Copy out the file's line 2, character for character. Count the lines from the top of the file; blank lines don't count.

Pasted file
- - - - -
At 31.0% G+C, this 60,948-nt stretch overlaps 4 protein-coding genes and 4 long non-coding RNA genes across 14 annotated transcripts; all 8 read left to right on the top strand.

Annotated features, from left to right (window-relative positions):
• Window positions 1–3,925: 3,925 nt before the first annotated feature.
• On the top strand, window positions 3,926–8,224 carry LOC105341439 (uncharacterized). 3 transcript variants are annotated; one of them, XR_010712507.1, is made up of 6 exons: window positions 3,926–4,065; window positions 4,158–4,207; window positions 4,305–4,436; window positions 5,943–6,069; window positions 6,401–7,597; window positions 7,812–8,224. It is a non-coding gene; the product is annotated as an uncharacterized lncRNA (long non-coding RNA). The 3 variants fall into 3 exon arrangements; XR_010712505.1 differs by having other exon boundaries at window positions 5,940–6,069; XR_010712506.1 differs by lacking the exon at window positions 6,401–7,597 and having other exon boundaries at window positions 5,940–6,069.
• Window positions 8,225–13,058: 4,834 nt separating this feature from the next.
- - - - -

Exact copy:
Annotated features, from left to right (window-relative positions):